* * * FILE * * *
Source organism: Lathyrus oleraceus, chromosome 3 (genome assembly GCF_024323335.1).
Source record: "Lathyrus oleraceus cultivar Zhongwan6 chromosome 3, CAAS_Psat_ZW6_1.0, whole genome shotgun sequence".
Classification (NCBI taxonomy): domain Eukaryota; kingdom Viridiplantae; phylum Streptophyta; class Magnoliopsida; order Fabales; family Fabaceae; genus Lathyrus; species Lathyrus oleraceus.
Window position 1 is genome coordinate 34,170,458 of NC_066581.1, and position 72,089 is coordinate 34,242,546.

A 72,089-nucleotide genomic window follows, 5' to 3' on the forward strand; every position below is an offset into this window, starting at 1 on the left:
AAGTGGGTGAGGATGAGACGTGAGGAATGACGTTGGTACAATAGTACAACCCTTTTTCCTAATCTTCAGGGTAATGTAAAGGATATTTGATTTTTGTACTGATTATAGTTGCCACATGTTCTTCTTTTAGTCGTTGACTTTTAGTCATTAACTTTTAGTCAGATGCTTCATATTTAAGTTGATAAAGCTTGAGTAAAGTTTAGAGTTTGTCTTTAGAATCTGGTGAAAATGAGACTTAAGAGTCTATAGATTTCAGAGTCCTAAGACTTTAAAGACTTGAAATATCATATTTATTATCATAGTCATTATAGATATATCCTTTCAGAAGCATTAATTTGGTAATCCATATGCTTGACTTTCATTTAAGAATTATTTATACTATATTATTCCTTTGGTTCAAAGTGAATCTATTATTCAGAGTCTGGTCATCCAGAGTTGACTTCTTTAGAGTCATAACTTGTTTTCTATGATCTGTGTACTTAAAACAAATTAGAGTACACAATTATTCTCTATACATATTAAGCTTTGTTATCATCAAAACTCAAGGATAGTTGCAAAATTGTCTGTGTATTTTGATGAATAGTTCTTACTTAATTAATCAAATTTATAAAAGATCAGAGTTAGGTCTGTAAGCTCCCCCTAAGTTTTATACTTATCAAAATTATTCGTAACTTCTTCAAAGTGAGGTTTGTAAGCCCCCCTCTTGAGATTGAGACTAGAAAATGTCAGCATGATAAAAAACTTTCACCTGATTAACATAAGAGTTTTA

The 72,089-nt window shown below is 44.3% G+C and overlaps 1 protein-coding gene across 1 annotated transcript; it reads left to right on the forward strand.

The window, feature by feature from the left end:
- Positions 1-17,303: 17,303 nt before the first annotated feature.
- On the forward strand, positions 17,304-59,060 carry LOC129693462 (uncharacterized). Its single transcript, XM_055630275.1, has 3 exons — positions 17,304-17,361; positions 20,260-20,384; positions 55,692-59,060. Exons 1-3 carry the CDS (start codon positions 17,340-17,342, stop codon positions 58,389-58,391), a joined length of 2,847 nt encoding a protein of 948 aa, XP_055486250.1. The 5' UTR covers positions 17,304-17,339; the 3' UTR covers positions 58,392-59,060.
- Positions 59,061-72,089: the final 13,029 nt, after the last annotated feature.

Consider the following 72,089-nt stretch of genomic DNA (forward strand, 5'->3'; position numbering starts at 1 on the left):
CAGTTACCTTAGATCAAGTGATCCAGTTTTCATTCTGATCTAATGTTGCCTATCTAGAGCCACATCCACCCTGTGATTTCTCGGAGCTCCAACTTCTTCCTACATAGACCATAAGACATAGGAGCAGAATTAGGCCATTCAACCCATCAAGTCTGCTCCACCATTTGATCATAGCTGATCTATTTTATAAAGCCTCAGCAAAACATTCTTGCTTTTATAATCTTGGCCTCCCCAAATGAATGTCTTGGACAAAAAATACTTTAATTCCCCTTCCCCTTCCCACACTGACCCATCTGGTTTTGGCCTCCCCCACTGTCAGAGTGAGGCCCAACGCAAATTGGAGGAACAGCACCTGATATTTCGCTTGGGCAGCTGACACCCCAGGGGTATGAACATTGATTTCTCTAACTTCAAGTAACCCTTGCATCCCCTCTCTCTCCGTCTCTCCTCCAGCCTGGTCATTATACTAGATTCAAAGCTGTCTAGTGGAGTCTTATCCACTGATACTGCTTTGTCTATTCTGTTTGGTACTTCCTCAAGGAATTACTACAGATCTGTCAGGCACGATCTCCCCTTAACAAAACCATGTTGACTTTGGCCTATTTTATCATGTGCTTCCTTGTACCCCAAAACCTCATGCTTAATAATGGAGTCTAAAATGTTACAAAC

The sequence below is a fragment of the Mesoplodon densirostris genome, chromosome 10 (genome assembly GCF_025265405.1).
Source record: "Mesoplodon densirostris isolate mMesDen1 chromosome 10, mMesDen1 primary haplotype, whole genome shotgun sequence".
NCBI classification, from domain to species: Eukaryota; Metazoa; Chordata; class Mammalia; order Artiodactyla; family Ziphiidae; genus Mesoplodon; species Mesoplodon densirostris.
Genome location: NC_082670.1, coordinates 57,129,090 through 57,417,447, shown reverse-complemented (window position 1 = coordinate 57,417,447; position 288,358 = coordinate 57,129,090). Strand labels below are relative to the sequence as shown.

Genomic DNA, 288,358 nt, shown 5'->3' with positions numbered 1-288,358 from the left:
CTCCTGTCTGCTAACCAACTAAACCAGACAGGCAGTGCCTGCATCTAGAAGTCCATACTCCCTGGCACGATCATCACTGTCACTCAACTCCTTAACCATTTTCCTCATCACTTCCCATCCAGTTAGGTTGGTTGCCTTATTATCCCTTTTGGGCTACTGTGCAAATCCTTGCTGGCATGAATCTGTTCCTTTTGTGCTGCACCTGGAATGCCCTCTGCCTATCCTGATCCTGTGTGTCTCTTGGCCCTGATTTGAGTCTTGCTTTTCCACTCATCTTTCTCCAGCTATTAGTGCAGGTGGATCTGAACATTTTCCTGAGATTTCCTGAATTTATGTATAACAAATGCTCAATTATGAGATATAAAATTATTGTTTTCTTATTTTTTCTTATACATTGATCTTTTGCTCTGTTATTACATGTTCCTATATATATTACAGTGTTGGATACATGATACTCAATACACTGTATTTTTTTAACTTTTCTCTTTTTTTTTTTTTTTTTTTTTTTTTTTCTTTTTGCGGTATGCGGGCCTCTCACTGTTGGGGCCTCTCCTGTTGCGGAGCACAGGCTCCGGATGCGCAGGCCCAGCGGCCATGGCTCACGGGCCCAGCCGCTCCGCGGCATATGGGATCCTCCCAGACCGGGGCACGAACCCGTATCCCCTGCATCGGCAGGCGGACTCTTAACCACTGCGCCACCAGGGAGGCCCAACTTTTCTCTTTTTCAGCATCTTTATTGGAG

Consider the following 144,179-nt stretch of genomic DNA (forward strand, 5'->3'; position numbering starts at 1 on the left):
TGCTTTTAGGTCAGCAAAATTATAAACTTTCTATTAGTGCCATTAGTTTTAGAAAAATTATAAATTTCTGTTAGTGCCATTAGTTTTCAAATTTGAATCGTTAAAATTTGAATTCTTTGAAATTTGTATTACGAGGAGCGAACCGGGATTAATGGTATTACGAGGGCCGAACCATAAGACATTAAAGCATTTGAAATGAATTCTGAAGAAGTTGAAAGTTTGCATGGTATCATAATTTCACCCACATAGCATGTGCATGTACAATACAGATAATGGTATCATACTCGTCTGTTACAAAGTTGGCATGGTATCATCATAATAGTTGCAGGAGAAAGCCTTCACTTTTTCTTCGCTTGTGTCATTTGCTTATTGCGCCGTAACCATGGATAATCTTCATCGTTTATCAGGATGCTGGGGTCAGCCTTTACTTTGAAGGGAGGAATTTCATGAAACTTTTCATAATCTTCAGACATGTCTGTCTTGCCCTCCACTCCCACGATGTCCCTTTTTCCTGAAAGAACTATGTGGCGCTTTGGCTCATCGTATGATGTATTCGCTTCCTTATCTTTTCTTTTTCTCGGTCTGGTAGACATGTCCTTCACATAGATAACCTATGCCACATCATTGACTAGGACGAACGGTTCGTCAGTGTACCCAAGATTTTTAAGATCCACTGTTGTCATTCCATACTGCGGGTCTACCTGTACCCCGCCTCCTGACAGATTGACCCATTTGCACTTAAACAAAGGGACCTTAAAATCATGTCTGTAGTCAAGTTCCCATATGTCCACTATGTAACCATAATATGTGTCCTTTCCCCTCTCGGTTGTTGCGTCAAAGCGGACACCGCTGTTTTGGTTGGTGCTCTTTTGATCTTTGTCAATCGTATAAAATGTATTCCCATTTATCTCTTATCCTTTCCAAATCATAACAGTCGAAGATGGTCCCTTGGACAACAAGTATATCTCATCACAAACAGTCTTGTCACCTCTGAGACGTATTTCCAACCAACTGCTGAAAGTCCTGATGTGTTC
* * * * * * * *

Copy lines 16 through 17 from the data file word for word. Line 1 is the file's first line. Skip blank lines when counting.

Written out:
NCBI classification, from domain to species: Eukaryota; Metazoa; Chordata; class Mammalia; order Artiodactyla; family Ziphiidae; genus Mesoplodon; species Mesoplodon densirostris.
Genome location: NC_082670.1, coordinates 57,129,090 through 57,417,447, shown reverse-complemented (window position 1 = coordinate 57,417,447; position 288,358 = coordinate 57,129,090). Strand labels below are relative to the sequence as shown.